such as flute strings and harpsichord, atmospheric sustained pads and fretboard positioning,’ all of which could be discerned in recordings or performances of Taurus by Wolfe’s band, were not part of the deposit copy. Id. (quotation marks and ellipsis omitted). In addition, the ‘music [roduction and mixing process’ created a ‘common ethereal ambience’ that is not captured in the sheet music and thus not the proper basis of an infringement finding.

Translation: “The songs sound similar? Too bad. That can’t be used in this case because of when the songs were released. The sheet music rules.”

The government also found fault with how the appeal was handled. “The panel held that the district court erred in failing ‘to instruct the jury
that the selection and arrangement of unprotectable musical elements are
protectable.’”

Translation: “You can only look at the sheet music, you dummies!”

Then we have this: “Once those performance elements are removed, the only similarity between the original work and the allegedly infringing work is the selection and arrangement of two basic musical elements: an A-minor chord and a descending chromatic scale. Those elements may not themselves be copyrighted. The selection and arrangement of a small number of standard elements such as these is entitled, at most, to a “thin”
copyright that protects only against virtually identical copying. Because the works at issue here are not virtually identical, the district court’s judgment should be affirmed”

Translation: “Sorry, Spirit. You’re screwed.” Or, as they say in the summary “Plaintiff’s contrary arguments are without merit.”

Why should we care about what happens in this case? It’s this whole idea of “thin copyright” and the ability of one composer to claim domain over basic musical moves that should be available to everyone. This could have an impact on everything from the “Blurred Lines” case to Katy Perry’s recent loss over infringement with “Dark Horse.” Ed Sheeran’s people are waiting on the sidelines to see how this trial will pan out before they mount a defense in a copyright infringement charge filed against Ed.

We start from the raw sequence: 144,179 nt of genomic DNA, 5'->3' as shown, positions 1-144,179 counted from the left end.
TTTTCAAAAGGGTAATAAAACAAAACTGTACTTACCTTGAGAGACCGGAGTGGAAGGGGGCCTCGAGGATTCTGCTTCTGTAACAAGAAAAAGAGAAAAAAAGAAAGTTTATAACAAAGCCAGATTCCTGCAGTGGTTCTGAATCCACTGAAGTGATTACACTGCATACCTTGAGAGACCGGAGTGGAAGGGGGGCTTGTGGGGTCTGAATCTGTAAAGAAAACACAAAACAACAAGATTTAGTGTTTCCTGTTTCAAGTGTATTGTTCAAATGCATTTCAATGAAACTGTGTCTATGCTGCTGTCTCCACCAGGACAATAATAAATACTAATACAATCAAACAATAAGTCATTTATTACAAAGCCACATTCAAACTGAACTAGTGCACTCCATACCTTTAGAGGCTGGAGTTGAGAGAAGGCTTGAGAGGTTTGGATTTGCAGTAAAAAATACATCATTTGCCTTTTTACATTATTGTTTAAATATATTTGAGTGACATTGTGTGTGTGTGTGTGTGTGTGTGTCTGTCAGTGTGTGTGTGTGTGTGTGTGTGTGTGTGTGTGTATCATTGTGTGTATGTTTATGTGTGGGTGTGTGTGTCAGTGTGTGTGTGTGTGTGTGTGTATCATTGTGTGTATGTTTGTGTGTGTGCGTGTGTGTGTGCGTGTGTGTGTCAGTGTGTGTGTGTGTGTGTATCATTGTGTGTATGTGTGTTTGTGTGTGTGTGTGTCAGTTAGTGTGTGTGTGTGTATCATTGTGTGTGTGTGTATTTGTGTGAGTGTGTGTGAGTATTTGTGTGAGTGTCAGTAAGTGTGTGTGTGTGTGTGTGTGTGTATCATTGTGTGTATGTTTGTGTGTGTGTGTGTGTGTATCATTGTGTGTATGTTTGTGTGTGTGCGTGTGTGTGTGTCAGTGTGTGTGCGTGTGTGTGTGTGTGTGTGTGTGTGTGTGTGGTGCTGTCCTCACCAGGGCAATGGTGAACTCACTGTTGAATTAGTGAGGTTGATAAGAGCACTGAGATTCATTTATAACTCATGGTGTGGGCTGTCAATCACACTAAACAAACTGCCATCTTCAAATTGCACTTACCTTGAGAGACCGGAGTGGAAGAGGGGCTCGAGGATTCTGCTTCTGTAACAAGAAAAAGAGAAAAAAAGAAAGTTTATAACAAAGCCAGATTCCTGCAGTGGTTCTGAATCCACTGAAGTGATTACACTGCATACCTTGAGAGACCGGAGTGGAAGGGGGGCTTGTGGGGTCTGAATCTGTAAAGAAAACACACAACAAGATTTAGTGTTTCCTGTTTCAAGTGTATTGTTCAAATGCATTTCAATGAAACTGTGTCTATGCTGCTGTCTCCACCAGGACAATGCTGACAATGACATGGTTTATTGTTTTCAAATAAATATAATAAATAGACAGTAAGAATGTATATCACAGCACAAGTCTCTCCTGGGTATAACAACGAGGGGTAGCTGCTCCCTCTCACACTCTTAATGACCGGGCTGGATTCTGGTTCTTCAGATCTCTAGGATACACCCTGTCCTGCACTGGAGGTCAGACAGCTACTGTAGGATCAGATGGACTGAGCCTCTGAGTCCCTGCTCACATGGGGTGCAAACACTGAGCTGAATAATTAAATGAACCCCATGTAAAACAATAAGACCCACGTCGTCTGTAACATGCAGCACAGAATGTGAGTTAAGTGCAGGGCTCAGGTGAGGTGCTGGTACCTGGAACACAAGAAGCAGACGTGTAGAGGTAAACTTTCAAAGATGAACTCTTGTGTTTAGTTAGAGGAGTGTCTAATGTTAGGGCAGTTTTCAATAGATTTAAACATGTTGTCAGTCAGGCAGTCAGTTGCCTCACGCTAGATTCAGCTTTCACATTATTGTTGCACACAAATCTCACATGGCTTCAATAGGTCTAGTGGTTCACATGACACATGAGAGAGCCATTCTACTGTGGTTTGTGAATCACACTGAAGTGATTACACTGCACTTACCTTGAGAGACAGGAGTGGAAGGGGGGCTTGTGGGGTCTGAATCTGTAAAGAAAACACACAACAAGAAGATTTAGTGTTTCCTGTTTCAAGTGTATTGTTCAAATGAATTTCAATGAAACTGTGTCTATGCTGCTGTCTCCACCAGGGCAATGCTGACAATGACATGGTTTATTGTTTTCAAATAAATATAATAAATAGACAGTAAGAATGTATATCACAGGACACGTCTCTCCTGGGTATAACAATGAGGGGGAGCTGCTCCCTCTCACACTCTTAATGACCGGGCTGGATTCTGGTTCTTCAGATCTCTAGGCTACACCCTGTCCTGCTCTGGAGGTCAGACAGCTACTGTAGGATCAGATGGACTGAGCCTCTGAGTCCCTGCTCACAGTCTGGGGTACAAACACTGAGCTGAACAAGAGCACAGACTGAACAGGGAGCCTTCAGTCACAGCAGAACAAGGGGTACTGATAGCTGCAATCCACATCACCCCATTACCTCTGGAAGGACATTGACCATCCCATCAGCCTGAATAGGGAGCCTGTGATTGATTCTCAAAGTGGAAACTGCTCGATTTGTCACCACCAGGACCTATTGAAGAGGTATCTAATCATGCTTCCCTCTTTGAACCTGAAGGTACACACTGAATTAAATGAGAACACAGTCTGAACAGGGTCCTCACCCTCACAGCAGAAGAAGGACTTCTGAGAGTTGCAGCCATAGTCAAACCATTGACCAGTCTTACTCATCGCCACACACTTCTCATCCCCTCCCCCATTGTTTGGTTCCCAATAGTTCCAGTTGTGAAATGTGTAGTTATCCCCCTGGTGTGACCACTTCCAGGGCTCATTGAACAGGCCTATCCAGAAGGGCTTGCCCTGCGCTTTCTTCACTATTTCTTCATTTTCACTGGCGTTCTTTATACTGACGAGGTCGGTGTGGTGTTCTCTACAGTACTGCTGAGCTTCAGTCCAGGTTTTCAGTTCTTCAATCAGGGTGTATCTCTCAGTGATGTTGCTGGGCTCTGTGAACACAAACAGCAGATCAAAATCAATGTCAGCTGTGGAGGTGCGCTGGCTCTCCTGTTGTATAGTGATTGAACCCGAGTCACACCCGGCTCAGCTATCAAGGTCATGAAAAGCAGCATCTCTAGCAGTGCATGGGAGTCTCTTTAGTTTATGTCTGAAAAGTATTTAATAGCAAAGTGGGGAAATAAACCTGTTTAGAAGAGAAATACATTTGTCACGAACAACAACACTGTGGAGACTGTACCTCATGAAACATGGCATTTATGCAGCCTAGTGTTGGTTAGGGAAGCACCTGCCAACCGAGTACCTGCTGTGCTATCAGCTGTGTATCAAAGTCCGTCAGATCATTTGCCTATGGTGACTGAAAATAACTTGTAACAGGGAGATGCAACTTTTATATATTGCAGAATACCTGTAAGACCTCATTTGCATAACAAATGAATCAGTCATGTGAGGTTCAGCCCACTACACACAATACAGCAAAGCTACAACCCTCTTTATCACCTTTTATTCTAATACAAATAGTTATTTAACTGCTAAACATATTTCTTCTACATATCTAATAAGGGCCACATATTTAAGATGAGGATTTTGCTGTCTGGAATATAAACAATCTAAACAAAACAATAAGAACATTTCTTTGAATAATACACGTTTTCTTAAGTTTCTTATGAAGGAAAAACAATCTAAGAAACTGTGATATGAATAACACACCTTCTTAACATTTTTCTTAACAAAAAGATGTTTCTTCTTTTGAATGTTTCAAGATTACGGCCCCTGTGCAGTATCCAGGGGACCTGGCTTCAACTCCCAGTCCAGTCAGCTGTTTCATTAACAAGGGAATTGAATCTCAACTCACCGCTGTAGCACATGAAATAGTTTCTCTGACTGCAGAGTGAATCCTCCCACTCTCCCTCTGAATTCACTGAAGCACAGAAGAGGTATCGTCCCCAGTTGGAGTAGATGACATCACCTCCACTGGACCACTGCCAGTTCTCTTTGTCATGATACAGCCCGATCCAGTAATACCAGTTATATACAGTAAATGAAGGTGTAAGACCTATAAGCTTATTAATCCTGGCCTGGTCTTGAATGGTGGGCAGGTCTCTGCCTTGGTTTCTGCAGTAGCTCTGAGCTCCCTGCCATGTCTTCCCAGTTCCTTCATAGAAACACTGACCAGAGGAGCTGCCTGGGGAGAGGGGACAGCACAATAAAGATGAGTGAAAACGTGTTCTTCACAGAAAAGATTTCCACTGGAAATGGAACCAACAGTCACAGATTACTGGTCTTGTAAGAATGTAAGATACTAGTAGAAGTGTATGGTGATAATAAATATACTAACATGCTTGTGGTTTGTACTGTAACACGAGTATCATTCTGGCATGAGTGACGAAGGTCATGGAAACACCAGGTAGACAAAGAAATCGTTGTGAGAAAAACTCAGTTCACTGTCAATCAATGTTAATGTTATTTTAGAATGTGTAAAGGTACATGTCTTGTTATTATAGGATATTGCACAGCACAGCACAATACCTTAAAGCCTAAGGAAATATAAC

One caveat: This amicus brief from the US Government is just that: advice and interpretation given to the court in charge of this case. It is not in any way a ruling. What that court does with this document remains to be scene.

If you want to read the entire document, email me at [email protected]

(Thanks to Pamela for her continuing help with this. These cases are hugely important to the future of music.)

Alan Cross

is an internationally known broadcaster, interviewer, writer, consultant, blogger and speaker. In his 30+ years in the music business, Alan has interviewed the biggest names in rock, from David Bowie and U2 to Pearl Jam and the Foo Fighters. He’s also known as a musicologist and documentarian through programs like The Ongoing History of New Music.